What could Erdoğan say? Perhaps he could say one thing if his macho character allows: To call for an early election this summer. Thus he may perhaps come back if he really still has that fifty percent with him but at least allows democracy to sort out a democracy problem rather than a non-democratic intervention which I hope will not be lived in this country ever again.


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young genius

6/8/2013 2:02:31 AM


cemal ahmet

6/7/2013 5:19:37 PM

Mind you,the heavily religious language he used, the way he provoked them against the protesters or the artists, journalists and business people who supported them has really disappointed me for the future of Turkish democracy.People were chanting “Lead us the way so that we can go and smash those in Taksim”. He constantly called the protesters vandals, failing to see the real vandalism chants from his fans. It really felt like a call to a civil war.Let's wait and see how it all unfolds.

cemal ahmet

6/7/2013 3:54:44 PM

Ali Kanat-It is also not lost on anyone that the contract to develop the mall inside the planned Ottoman-style barracks in Gezi Park is held by Erdogan’s son-in-law, Berat Albayrak, who is also CEO of Calik Holdings AS, whose Calik Energy department is a key player on the Turkish OIL & GAS scene. Erdogan will likely heed the lesson here sooner rather than later, and as he has in the past, find an opportunity here somewhere to use this to the AKP’s advantage.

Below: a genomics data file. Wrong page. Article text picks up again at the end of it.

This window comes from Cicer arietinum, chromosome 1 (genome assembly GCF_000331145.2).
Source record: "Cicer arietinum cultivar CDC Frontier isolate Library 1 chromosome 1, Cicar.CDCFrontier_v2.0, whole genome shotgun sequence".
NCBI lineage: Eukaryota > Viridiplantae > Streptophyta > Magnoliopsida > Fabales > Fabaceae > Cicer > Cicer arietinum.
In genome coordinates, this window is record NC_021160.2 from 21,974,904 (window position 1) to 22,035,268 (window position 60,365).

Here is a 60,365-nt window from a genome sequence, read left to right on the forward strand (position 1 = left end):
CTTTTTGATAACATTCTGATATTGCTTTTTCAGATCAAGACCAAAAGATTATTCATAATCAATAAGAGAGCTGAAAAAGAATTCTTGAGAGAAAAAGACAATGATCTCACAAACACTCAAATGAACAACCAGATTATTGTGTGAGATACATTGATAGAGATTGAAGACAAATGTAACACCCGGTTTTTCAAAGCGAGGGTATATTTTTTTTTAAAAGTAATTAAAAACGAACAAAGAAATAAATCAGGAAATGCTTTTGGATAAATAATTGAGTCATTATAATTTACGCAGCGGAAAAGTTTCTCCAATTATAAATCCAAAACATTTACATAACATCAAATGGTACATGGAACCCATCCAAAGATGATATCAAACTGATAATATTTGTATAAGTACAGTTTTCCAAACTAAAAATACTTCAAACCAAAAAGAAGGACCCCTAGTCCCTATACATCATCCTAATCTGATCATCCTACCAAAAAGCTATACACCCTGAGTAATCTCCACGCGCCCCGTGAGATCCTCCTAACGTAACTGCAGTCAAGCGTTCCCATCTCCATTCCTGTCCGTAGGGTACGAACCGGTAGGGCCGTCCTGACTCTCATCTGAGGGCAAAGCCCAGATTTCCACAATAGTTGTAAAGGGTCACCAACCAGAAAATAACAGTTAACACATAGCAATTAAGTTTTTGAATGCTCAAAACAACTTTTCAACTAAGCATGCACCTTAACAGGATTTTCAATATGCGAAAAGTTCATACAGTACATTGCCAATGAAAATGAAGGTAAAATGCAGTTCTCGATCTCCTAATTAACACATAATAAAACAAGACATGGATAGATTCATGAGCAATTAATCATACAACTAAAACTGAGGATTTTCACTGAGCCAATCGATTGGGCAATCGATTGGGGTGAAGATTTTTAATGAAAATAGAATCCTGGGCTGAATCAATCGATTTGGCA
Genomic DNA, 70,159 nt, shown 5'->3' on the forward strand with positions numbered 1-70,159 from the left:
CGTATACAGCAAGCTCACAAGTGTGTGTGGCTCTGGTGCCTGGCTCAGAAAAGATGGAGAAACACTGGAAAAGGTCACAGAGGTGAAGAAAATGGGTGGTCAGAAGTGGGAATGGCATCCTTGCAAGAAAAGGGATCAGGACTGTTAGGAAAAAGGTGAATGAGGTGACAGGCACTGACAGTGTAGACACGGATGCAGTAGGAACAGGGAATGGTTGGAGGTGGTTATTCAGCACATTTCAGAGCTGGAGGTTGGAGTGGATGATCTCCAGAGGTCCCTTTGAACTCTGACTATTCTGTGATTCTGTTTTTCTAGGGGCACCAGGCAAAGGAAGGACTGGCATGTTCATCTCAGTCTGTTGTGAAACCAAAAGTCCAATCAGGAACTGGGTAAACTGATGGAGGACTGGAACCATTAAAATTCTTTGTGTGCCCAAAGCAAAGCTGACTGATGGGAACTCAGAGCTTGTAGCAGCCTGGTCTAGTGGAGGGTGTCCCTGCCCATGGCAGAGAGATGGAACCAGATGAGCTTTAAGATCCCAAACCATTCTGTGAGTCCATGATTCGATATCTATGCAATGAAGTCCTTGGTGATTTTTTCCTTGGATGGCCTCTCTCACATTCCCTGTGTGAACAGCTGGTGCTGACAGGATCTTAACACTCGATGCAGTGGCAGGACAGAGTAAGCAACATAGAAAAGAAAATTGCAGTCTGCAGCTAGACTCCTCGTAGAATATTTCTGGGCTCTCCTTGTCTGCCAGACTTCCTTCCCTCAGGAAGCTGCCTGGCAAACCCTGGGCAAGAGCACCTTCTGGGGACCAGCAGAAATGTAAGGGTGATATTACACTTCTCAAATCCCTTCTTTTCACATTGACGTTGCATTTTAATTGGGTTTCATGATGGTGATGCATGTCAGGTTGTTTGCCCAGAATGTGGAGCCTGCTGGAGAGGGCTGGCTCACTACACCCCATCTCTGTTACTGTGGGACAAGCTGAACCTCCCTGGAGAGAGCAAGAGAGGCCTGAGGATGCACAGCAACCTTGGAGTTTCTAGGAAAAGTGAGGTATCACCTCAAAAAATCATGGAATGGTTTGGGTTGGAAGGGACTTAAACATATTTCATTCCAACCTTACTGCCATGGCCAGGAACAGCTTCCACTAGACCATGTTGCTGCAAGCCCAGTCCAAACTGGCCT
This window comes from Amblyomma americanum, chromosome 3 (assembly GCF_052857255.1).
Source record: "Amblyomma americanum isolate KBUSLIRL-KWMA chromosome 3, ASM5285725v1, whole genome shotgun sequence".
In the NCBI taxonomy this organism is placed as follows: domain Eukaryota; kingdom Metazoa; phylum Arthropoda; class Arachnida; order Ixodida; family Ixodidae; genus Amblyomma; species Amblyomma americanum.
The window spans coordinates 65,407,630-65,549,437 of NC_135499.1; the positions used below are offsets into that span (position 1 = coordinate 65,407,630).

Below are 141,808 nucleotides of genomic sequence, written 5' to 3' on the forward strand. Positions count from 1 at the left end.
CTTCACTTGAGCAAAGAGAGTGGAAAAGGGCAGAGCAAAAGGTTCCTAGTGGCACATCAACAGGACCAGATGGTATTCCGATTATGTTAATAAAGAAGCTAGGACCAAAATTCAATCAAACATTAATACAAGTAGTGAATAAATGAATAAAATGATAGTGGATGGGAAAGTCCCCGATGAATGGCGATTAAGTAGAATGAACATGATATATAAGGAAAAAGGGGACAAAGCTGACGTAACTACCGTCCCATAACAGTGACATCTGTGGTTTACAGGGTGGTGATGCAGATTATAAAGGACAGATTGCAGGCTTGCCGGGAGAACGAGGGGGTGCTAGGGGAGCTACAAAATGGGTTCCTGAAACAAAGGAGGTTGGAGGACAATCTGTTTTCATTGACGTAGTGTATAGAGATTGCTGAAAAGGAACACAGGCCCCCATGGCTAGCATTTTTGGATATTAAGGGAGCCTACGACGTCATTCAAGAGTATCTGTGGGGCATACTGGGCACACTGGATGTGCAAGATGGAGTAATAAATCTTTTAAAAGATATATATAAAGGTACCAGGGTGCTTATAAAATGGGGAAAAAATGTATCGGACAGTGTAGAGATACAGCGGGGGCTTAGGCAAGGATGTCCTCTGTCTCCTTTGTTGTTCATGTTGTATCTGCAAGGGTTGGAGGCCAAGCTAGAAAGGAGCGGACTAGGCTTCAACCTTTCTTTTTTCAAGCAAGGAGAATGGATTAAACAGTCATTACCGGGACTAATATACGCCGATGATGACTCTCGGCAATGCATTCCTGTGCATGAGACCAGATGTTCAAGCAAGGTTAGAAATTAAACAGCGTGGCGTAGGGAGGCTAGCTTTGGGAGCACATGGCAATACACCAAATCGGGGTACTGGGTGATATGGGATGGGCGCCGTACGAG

Ali Kanat

6/7/2013 1:37:40 PM

He could say that what Istanbul has aplenty is shopping malls, apartments and mosques, but what it lacks big time is the green spaces that a civilised city has. He could declare which of his friends and family will benefit the most financially from stealing this space from the people.


6/7/2013 11:22:17 AM

gangster paradise

Rosalind Polat

6/7/2013 10:32:15 AM

If Economy is booming what about Social Ministry's findings "one third of Turkish population poor and needy" as reported inHDN today. Couldn't some of this wealth be more equally distributed Leave the park and help the poor. Then I will say he is a humanist and a good Moslem instead of an arrogant fame seeking typical middle eastern politician!!!

Blue Dotterel

6/7/2013 4:33:50 AM

Prime Ministers and Presidents in democracies are supposed to be public servants. They are supposed to listen to the public and serve them, not run roughshod over them. We need to teach our servants their place in society. The people are the "leaders", the the servants need to do our bidding. Unfortunately, this is a problem across the democratic spectrum. Public servants in the EU and US are also running amok. It is time the people put them in their place.

tsava hagana

6/7/2013 4:10:48 AM

Mister erdogan: When syria shot dow 2 fighters planes {one f-4 and another F-15} you did not nothing. You just have courage to hurt turkish people. Go to Gaza. You care more about Gaza and Hamas than turkish people.


6/7/2013 1:10:57 AM

Well, he could say that elections have lost their usefulness. Let's hope he does not.